The article cites Dr. Darren Prokop, of the University of Anchorage Alaska, who explains supply chain visibility involves seeing “a particular activity with access to information at selected nodes.” In other words, the article states, “Visibility tends to refer to insight based on activities or certain locations that the product is at throughout a supply chain. Origin activities can be unclear due to cultural and technological differences between countries. Having visibility into elements such as origin operations and factory conditions can be make-or-break for shippers in the eyes of customers. The more visibility shippers have regarding their products at each stage, the more control they have over their overall business, what they communicate to their customers, and how they are perceived as a brand.” On the hand, transparency, according to Prokop, is seeing “through all the nodes and evaluat[ing] the entire supply chain.” In other words, the article explains, “Visibility can be achieved at certain nodes, but achieving transparency can refer to having deep insights at all points in a supply chain. In retail, buyers want to understand where the products they are purchasing are coming from and how they were created.” Still confused? In my mind, supply chain visibility involves knowing, on the supply side, who suppliers are and where parts or products are located. Transparency, on the other hand, involves moral and ethical dimensions of activities associated with sourcing and manufacturing.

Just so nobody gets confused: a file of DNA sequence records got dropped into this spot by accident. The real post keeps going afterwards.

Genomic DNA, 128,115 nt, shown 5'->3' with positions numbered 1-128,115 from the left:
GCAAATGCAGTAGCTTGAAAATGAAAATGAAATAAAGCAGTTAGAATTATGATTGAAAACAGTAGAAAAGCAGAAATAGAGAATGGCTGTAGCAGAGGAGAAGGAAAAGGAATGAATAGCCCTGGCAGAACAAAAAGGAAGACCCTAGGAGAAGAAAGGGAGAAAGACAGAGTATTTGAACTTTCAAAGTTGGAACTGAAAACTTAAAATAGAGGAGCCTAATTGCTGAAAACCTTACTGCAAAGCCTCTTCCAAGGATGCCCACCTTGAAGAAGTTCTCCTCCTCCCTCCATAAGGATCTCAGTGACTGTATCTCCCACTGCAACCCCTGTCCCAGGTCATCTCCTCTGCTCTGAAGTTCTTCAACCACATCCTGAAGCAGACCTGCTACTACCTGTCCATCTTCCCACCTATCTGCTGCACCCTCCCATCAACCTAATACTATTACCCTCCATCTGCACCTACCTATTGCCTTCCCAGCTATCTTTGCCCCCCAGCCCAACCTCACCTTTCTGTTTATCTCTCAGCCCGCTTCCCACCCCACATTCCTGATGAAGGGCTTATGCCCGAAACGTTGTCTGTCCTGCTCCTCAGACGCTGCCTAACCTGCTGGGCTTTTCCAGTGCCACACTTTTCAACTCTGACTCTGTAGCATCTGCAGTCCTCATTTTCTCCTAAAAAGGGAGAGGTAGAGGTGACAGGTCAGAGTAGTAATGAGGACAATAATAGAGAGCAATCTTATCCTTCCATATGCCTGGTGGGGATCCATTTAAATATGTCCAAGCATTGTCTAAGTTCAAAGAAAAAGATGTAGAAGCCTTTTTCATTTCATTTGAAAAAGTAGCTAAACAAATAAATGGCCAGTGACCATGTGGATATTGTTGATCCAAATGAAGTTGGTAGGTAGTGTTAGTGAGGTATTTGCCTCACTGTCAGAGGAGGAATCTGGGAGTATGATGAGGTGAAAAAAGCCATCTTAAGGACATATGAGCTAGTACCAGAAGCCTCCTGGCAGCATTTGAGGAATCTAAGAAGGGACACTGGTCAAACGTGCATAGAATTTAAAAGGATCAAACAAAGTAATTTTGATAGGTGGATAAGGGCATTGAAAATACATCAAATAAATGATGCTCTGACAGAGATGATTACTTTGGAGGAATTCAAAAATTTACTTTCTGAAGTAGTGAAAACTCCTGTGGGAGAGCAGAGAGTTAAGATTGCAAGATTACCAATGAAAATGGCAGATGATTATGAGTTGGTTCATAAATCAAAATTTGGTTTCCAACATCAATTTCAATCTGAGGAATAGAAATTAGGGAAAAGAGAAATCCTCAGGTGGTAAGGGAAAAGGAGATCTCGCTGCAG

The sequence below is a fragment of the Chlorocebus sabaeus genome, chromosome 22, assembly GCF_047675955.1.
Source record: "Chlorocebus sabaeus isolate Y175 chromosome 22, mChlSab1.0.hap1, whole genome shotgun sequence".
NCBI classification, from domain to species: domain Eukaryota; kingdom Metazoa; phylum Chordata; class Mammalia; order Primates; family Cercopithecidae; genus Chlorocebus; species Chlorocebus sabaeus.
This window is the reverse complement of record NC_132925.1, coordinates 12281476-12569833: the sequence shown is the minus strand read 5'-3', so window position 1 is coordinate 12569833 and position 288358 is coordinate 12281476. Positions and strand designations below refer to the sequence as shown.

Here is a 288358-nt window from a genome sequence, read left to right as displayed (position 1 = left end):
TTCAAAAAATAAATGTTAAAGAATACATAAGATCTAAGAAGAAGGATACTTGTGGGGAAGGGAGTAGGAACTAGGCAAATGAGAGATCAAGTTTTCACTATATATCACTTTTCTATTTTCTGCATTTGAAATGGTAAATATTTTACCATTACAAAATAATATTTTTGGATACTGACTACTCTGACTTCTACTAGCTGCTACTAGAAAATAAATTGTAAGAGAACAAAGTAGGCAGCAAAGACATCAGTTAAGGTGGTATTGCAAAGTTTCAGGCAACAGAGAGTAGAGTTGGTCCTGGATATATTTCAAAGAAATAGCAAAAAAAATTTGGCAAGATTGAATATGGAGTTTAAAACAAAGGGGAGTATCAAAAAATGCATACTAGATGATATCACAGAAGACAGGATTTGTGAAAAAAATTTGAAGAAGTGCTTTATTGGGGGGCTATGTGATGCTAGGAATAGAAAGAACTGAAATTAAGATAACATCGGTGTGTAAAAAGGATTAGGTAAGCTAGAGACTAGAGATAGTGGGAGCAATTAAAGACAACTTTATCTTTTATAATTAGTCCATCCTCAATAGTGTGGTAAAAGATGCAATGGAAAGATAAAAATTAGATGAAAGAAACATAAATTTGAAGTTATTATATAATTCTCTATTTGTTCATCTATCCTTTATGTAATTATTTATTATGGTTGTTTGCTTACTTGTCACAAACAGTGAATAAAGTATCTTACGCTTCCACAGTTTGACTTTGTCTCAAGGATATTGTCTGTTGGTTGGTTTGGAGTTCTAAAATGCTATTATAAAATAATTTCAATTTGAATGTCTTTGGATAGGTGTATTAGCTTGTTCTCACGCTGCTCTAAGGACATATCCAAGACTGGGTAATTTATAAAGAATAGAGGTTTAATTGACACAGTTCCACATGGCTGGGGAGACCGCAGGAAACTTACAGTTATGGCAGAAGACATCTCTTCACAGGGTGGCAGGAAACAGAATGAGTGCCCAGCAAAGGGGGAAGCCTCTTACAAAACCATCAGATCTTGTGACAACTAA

Bateman and Bonanni suggest transparency can be measured along two dimensions: supply chain scope (the depth of your interaction in the supply chain) and transparency milestones. They suggest supply chain scope has four levels of visibility. Visibility into:
- internal operations
- direct suppliers
- indirect suppliers; and
- sources of raw materials.
Transparency milestones demonstrate how knowledgeable companies are about how activities in each of those areas are conducted. Transparency milestones include:
- codes of conduct
- standards and certifications
- performance-based metrics
- traceability; and
- full disclosure.
When measured against these two dimensions, Bateman and Bonanni assert companies fall into one of four stages: Majority; Early Majority; Early Adopter; or Innovator. They write, “Most companies are either at the Majority stage, where they have proper oversight over their facilities, or occupy the Early Majority stage, where they audit and monitor direct suppliers for compliance. Fewer companies can be considered Early Adopters that engage with indirect suppliers (suppliers beyond their direct suppliers) and trace individual transactions. Only Innovators are ready to share information about raw materials suppliers.”
Why transparency matters